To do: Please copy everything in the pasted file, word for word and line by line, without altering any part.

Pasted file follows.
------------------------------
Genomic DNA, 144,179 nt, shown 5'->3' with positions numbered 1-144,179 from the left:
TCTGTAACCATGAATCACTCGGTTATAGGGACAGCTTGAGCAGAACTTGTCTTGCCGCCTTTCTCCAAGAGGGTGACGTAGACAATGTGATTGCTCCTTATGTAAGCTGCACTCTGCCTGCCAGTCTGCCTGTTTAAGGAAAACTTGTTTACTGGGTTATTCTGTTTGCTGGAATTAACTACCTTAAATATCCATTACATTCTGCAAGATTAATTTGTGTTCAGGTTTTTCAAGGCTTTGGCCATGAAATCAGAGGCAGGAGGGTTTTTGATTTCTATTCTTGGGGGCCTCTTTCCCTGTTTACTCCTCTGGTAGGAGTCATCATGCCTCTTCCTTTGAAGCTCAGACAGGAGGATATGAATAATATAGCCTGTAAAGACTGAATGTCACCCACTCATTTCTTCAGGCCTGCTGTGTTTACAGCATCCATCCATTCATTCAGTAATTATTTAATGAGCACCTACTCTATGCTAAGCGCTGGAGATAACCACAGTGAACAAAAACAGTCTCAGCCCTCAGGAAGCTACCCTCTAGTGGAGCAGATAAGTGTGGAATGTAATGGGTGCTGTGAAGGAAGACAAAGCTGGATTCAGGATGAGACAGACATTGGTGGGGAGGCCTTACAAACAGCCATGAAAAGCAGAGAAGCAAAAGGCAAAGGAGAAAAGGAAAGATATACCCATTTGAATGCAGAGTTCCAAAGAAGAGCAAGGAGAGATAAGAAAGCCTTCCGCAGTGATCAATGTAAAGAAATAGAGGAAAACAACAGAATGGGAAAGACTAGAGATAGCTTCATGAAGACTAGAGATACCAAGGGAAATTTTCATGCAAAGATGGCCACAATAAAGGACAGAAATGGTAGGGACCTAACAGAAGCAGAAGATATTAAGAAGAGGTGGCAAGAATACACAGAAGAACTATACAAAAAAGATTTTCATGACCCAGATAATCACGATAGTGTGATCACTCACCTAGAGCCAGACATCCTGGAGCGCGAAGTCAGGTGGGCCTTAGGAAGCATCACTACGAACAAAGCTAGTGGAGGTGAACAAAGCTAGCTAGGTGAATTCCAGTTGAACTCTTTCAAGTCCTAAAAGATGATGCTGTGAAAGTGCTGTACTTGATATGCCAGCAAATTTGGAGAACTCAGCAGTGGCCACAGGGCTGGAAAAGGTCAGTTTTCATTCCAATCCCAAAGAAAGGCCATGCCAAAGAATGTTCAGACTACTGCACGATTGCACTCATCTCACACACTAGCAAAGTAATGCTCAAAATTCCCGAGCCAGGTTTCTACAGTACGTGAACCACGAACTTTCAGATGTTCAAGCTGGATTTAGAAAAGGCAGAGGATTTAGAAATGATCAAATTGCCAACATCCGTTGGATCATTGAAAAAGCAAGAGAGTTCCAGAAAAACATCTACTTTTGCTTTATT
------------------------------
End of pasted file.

Genomic DNA, 144,179 nt, shown 5'->3' with positions numbered 1-144,179 from the left:
TCTGTAACCATGAATCACTCGGTTATAGGGACAGCTTGAGCAGAACTTGTCTTGCCGCCTTTCTCCAAGAGGGTGACGTAGACAATGTGATTGCTCCTTATGTAAGCTGCACTCTGCCTGCCAGTCTGCCTGTTTAAGGAAAACTTGTTTACTGGGTTATTCTGTTTGCTGGAATTAACTACCTTAAATATCCATTACATTCTGCAAGATTAATTTGTGTTCAGGTTTTTCAAGGCTTTGGCCATGAAATCAGAGGCAGGAGGGTTTTTGATTTCTATTCTTGGGGGCCTCTTTCCCTGTTTACTCCTCTGGTAGGAGTCATCATGCCTCTTCCTTTGAAGCTCAGACAGGAGGATATGAATAATATAGCCTGTAAAGACTGAATGTCACCCACTCATTTCTTCAGGCCTGCTGTGTTTACAGCATCCATCCATTCATTCAGTAATTATTTAATGAGCACCTACTCTATGCTAAGCGCTGGAGATAACCACAGTGAACAAAAACAGTCTCAGCCCTCAGGAAGCTACCCTCTAGTGGAGCAGATAAGTGTGGAATGTAATGGGTGCTGTGAAGGAAGACAAAGCTGGATTCAGGATGAGACAGACATTGGTGGGGAGGCCTTACAAACAGCCATGAAAAGCAGAGAAGCAAAAGGCAAAGGAGAAAAGGAAAGATATACCCATTTGAATGCAGAGTTCCAAAGAAGAGCAAGGAGAGATAAGAAAGCCTTCCGCAGTGATCAATGTAAAGAAATAGAGGAAAACAACAGAATGGGAAAGACTAGAGATAGCTTCATGAAGACTAGAGATACCAAGGGAAATTTTCATGCAAAGATGGCCACAATAAAGGACAGAAATGGTAGGGACCTAACAGAAGCAGAAGATATTAAGAAGAGGTGGCAAGAATACACAGAAGAACTATACAAAAAAGATTTTCATGACCCAGATAATCACGATAGTGTGATCACTCACCTAGAGCCAGACATCCTGGAGCGCGAAGTCAGGTGGGCCTTAGGAAGCATCACTACGAACAAAGCTAGTGGAGGTGAACAAAGCTAGCTAGGTGAATTCCAGTTGAACTCTTTCAAGTCCTAAAAGATGATGCTGTGAAAGTGCTGTACTTGATATGCCAGCAAATTTGGAGAACTCAGCAGTGGCCACAGGGCTGGAAAAGGTCAGTTTTCATTCCAATCCCAAAGAAAGGCCATGCCAAAGAATGTTCAGACTACTGCACGATTGCACTCATCTCACACACTAGCAAAGTAATGCTCAAAATTCCCGAGCCAGGTTTCTACAGTACGTGAACCACGAACTTTCAGATGTTCAAGCTGGATTTAGAAAAGGCAGAGGATTTAGAAATGATCAAATTGCCAACATCCGTTGGATCATTGAAAAAGCAAGAGAGTTCCAGAAAAACATCTACTTTTGCTTTATT